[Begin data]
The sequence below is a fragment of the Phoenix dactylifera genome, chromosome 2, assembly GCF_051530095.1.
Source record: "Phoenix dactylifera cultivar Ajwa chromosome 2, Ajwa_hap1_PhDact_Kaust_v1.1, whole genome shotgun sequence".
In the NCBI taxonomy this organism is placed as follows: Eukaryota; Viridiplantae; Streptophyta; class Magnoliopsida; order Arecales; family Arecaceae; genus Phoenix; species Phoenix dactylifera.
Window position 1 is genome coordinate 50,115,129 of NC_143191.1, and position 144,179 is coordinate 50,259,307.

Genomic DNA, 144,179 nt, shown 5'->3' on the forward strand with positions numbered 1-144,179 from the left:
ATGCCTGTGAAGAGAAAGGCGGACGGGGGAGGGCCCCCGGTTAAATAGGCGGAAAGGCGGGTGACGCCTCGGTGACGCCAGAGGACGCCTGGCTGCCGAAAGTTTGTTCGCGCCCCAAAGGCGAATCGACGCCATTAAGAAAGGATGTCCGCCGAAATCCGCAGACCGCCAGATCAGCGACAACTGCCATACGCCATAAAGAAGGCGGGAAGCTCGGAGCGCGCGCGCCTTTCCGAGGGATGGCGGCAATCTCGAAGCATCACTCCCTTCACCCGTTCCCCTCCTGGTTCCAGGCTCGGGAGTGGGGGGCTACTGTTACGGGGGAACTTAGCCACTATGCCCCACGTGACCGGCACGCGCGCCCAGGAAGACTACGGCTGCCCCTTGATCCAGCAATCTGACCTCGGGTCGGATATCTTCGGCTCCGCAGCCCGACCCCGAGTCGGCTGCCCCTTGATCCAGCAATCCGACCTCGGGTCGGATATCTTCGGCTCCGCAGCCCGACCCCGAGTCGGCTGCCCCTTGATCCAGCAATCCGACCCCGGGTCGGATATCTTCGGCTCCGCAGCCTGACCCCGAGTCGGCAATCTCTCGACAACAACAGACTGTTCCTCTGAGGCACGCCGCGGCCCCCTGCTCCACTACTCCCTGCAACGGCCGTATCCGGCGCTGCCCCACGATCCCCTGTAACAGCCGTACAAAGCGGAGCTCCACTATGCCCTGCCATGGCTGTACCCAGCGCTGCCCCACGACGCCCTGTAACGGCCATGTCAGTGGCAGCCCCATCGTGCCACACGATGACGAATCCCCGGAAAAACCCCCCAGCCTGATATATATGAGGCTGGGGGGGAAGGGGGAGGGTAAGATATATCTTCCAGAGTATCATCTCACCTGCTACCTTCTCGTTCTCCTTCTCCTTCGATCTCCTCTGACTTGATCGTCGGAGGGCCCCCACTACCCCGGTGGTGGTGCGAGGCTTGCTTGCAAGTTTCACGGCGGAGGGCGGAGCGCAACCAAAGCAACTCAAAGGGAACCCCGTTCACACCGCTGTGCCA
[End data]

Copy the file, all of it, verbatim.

The sequence below is a fragment of the Phoenix dactylifera genome, chromosome 2, assembly GCF_051530095.1.
Source record: "Phoenix dactylifera cultivar Ajwa chromosome 2, Ajwa_hap1_PhDact_Kaust_v1.1, whole genome shotgun sequence".
In the NCBI taxonomy this organism is placed as follows: Eukaryota; Viridiplantae; Streptophyta; class Magnoliopsida; order Arecales; family Arecaceae; genus Phoenix; species Phoenix dactylifera.
Window position 1 is genome coordinate 50,115,129 of NC_143191.1, and position 144,179 is coordinate 50,259,307.

Genomic DNA, 144,179 nt, shown 5'->3' on the forward strand with positions numbered 1-144,179 from the left:
ATGCCTGTGAAGAGAAAGGCGGACGGGGGAGGGCCCCCGGTTAAATAGGCGGAAAGGCGGGTGACGCCTCGGTGACGCCAGAGGACGCCTGGCTGCCGAAAGTTTGTTCGCGCCCCAAAGGCGAATCGACGCCATTAAGAAAGGATGTCCGCCGAAATCCGCAGACCGCCAGATCAGCGACAACTGCCATACGCCATAAAGAAGGCGGGAAGCTCGGAGCGCGCGCGCCTTTCCGAGGGATGGCGGCAATCTCGAAGCATCACTCCCTTCACCCGTTCCCCTCCTGGTTCCAGGCTCGGGAGTGGGGGGCTACTGTTACGGGGGAACTTAGCCACTATGCCCCACGTGACCGGCACGCGCGCCCAGGAAGACTACGGCTGCCCCTTGATCCAGCAATCTGACCTCGGGTCGGATATCTTCGGCTCCGCAGCCCGACCCCGAGTCGGCTGCCCCTTGATCCAGCAATCCGACCTCGGGTCGGATATCTTCGGCTCCGCAGCCCGACCCCGAGTCGGCTGCCCCTTGATCCAGCAATCCGACCCCGGGTCGGATATCTTCGGCTCCGCAGCCTGACCCCGAGTCGGCAATCTCTCGACAACAACAGACTGTTCCTCTGAGGCACGCCGCGGCCCCCTGCTCCACTACTCCCTGCAACGGCCGTATCCGGCGCTGCCCCACGATCCCCTGTAACAGCCGTACAAAGCGGAGCTCCACTATGCCCTGCCATGGCTGTACCCAGCGCTGCCCCACGACGCCCTGTAACGGCCATGTCAGTGGCAGCCCCATCGTGCCACACGATGACGAATCCCCGGAAAAACCCCCCAGCCTGATATATATGAGGCTGGGGGGGAAGGGGGAGGGTAAGATATATCTTCCAGAGTATCATCTCACCTGCTACCTTCTCGTTCTCCTTCTCCTTCGATCTCCTCTGACTTGATCGTCGGAGGGCCCCCACTACCCCGGTGGTGGTGCGAGGCTTGCTTGCAAGTTTCACGGCGGAGGGCGGAGCGCAACCAAAGCAACTCAAAGGGAACCCCGTTCACACCGCTGTGCCA